America by Air: Downtown Seattle

Editor’s Note: This article previously appeared in a different format as part of The Atlantic’s Notes section, retired in 2021.

Seattle looms large in all things aviation-related, due mainly to the presence of Boeing. It looms large in my own aviation-related life, since I got my instrument rating while living there in 1999, training with instructor Chris Baker of Wings Aloft at Boeing Field in downtown Seattle; and then in 2000 did seaplane training with instructor Chris Jacob of Kenmore Air, which flies floatplanes out of the local lakes, bays, and inlets.

It also looms large in recent photos in this series. Here is another one via Stu Smith, a colleague of Chris Jacob’s at Kenmore:

This photo was taken by a passenger (I don’t recall the name) in a Beaver [JF note: a very popular floatplane] looking to the southeast.  If not for the clouds, Washington State’s iconic Mt. Rainier would be visible on the distant horizon.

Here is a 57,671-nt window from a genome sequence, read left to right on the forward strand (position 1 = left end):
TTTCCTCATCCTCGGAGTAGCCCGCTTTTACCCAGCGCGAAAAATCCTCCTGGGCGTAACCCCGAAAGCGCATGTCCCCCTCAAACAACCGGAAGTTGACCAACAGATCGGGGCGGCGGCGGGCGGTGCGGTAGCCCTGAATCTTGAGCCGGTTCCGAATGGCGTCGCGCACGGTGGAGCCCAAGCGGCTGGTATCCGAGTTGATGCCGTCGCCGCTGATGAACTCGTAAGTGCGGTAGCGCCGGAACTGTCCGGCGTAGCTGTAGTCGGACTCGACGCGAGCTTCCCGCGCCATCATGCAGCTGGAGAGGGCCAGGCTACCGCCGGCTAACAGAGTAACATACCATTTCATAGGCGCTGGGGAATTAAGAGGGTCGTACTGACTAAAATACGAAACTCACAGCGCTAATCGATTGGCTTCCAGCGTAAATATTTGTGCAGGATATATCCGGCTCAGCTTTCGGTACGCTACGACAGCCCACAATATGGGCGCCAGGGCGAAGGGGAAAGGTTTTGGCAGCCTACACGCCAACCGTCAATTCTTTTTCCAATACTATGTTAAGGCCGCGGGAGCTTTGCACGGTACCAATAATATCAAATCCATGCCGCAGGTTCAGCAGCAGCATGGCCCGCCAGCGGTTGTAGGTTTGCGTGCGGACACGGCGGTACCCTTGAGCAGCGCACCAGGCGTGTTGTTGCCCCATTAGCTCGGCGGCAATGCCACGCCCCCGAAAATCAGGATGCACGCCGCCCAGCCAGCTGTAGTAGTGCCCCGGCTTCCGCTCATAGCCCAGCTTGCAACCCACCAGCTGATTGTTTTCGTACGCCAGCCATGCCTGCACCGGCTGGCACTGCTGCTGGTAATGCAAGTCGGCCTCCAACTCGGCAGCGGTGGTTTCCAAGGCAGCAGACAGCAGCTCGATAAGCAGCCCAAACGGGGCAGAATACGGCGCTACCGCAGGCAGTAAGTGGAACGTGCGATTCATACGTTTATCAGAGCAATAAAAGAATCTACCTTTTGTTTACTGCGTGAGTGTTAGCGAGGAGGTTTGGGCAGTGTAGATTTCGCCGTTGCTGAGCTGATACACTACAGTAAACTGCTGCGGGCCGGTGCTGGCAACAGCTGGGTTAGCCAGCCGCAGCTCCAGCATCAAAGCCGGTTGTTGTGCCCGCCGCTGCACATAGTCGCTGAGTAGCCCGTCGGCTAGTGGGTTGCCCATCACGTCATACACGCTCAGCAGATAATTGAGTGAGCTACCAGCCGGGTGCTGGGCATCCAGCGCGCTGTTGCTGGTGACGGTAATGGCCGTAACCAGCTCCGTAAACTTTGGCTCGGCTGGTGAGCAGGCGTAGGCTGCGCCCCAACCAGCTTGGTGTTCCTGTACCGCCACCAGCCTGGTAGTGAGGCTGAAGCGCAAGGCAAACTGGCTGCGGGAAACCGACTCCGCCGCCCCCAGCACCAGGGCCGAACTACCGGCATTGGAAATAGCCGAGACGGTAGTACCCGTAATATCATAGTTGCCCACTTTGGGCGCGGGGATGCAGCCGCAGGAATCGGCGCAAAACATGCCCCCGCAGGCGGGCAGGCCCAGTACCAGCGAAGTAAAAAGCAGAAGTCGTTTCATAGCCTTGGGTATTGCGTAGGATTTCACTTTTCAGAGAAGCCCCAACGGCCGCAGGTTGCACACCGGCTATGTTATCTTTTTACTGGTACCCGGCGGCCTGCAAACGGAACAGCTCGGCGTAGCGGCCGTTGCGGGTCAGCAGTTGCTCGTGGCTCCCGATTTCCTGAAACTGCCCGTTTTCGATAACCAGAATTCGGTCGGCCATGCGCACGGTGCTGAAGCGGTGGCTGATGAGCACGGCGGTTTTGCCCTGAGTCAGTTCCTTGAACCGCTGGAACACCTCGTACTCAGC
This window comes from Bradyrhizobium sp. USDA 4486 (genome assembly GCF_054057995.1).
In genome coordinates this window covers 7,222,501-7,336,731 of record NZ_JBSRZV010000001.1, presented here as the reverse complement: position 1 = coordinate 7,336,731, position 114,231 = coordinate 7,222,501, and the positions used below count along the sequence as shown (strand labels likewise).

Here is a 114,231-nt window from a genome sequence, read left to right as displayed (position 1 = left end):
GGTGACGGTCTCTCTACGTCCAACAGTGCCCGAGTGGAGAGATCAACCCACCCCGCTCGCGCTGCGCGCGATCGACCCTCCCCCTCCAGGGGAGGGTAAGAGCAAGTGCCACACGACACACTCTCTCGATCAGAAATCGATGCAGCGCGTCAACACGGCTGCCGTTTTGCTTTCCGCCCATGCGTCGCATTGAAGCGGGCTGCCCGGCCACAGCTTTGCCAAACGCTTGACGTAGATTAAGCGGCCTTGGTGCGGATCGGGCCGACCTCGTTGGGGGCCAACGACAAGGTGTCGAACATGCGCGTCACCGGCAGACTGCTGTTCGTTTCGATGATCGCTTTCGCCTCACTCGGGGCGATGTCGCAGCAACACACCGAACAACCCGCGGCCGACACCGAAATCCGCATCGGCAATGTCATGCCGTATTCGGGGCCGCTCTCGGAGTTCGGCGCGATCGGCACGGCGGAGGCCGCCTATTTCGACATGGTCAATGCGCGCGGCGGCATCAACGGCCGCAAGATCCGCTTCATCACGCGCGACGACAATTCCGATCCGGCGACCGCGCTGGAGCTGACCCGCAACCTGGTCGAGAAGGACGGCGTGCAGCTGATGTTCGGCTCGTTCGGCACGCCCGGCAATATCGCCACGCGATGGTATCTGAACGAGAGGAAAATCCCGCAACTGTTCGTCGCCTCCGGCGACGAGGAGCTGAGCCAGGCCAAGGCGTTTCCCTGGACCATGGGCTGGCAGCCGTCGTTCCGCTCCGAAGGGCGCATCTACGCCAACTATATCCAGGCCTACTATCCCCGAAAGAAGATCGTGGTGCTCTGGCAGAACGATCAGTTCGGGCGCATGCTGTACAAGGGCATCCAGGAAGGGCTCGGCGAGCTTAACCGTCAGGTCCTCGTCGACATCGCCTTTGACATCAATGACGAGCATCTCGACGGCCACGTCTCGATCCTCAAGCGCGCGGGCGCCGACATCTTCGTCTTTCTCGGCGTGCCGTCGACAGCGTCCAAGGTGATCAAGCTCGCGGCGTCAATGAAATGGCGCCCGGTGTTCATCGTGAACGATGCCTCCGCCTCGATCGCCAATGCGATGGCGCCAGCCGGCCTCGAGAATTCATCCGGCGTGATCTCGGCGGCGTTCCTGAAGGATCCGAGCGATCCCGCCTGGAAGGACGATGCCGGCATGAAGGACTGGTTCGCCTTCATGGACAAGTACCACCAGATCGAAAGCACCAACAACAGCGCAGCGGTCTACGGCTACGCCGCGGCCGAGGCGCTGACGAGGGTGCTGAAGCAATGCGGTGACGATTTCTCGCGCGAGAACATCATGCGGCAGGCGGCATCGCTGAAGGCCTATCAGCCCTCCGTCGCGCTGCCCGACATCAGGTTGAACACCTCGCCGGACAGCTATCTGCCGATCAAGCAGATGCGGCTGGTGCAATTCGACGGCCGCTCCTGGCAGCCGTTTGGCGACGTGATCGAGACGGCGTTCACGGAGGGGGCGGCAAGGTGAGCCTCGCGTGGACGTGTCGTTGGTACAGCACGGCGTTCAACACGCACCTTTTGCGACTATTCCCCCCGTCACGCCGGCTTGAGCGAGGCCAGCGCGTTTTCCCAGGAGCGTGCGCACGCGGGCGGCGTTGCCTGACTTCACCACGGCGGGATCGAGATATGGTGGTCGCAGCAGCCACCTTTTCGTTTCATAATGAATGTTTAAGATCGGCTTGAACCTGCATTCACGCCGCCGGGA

When the wind dictates a south departure from Lake Union (as it did in this flight), the climbout takes us past the Space Needle. It’s a pretty spectacular departure, which I’ve yet to tire of after 12 seasons. When the wind shifts to the north, the arrival and landing direction is reversed, taking us past the Space Needle in a descent. I think that tourists looking out from the Space Needle enjoy watching our departures and arrivals as much as the passengers on the plane enjoy watching them watching us!

I got to fly this route sometimes when doing training. It’s reason enough to do pilot training, or at least to take a sightseeing flight.